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American Military Aviation
Covert Regime Change
WASP of the Ferry Command
Submarine Commander
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Transformations of Warfare in the Contemporary World
Command Failure in War
Colt Terry, Green Beret

OSS Against the ReichOSS Against the Reich

Este Bruce and Nelson D. Lankford

Narrated by Charles Henderson Norman

Available from Audible

Book published by The Kent State University Press

OSS Against the Reich presents the previously unpublished World War II diaries of Colonel David K.E. Bruce, London branch chief of America’s first secret intelligence agency, as he observed the war against Hitler. The entries include eyewitness accounts of D-Day, the rocket attacks on England, and the liberation of Paris. As a top deputy of William J. “Wild Bill” Donovan, founder of the Office of Strategic Services, Bruce kept his diary sporadically in 1942 and made daily entries from the invasion of Normandy until the Battle of the Bulge. Bruce had served in World War I and, as Andrew Mellon’s son-in-law, moved easily in the world of corporate and museum boardrooms and New York society. However, World War II gave him a more serious and satisfying purpose in life; the experience of running the OSS’s most important overseas branch confirmed his lifelong interest in foreign service. After the war, in partnership with his second wife, Evangeline, Bruce headed the Marshall Plan in France and was ambassador to Paris, Bonn, and London. He further served as head of negotiations at the Paris peace talks on Vietnam, first American emissary to China and ambassador to NATO.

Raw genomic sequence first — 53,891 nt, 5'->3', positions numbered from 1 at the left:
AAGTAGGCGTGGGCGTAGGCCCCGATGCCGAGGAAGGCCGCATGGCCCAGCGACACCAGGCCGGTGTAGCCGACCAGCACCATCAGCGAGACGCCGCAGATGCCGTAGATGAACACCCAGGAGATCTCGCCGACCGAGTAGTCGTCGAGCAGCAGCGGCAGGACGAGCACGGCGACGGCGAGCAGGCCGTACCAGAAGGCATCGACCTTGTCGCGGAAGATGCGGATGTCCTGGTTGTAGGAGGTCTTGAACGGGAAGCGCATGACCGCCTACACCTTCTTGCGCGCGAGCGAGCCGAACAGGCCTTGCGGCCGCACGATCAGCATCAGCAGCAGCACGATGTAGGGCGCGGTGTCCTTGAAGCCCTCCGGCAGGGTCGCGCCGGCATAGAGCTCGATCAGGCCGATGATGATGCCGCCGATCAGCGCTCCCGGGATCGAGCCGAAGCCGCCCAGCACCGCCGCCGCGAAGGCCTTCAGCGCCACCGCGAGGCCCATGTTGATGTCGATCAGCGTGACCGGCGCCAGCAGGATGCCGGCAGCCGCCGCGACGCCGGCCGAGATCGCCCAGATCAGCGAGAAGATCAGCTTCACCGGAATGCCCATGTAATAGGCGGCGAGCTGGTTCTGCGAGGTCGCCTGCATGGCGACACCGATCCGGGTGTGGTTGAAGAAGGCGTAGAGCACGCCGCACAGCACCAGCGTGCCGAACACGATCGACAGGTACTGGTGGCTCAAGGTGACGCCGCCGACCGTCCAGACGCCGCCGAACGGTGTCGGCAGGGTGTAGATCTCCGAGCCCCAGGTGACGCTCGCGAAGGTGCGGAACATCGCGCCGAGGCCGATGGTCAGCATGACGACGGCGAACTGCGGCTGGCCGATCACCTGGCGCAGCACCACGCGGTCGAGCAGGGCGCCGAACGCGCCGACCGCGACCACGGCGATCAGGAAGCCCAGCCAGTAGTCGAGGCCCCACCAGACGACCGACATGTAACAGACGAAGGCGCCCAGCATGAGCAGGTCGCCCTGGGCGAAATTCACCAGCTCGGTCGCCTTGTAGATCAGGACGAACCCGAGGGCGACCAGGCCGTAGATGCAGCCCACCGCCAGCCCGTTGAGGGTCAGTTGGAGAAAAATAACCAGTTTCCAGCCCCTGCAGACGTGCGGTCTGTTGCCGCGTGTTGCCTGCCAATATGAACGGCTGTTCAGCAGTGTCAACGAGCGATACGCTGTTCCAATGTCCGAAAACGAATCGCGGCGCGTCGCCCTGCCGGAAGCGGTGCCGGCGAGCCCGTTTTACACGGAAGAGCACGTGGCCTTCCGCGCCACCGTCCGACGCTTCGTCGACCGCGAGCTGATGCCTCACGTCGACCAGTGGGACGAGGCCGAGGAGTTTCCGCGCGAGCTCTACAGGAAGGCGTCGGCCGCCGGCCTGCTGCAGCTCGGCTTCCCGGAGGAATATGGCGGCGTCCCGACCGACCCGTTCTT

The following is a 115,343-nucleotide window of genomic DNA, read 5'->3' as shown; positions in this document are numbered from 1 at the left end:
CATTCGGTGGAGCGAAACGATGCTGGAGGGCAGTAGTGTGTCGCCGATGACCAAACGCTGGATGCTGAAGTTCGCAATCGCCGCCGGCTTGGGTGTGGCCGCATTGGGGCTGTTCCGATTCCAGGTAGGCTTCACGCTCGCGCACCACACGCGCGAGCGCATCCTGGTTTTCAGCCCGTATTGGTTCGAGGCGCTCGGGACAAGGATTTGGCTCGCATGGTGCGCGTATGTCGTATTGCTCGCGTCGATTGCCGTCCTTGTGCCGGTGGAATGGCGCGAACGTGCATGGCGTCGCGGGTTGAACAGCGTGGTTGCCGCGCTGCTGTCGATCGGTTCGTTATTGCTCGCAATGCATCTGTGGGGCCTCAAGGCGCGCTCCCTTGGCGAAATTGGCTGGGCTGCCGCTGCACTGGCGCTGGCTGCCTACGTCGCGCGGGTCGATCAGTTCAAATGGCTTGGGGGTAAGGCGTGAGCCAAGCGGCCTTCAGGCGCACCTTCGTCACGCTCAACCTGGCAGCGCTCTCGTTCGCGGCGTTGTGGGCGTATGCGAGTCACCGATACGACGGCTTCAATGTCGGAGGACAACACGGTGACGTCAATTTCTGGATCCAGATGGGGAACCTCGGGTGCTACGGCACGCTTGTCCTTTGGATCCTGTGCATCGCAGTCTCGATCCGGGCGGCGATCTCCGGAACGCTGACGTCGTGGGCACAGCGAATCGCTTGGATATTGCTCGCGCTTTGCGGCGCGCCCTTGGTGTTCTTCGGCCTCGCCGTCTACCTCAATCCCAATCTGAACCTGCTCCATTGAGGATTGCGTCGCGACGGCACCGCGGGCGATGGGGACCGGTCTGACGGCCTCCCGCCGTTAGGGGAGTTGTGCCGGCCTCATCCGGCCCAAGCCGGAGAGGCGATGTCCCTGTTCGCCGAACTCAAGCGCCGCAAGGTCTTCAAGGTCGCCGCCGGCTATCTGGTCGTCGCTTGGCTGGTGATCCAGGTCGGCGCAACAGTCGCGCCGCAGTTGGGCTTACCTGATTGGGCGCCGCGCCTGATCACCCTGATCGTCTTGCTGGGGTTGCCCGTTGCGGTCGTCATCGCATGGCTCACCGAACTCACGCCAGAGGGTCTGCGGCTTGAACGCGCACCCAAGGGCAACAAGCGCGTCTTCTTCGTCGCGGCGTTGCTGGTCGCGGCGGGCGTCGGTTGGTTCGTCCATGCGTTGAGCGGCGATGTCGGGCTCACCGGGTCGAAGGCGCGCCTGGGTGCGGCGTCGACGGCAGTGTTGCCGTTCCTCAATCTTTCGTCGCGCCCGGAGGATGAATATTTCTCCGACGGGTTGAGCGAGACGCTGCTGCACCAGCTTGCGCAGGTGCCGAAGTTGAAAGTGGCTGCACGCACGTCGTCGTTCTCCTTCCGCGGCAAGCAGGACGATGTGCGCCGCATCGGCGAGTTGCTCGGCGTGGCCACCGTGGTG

“The clandestine work of the Office of Strategic Services (OSS) in World War II is increasingly well known through several fine biographies of William J. Donovan, head of OSS. Other distinguished alumni of OSS, such as late CIA director William Casey, have provided memoirs of their wartime service. Bruce was chief of the London office of OSS, and after the war held several distinguished diplomatic assignments. The diary entries in this book cover much of the time he spent as London chief. Specialists may find the entries particularly interesting for the many influential contacts he records, but there is little here that discloses either secrets or the larger view of OSS's intelligence activities. ”

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University Press Audiobooks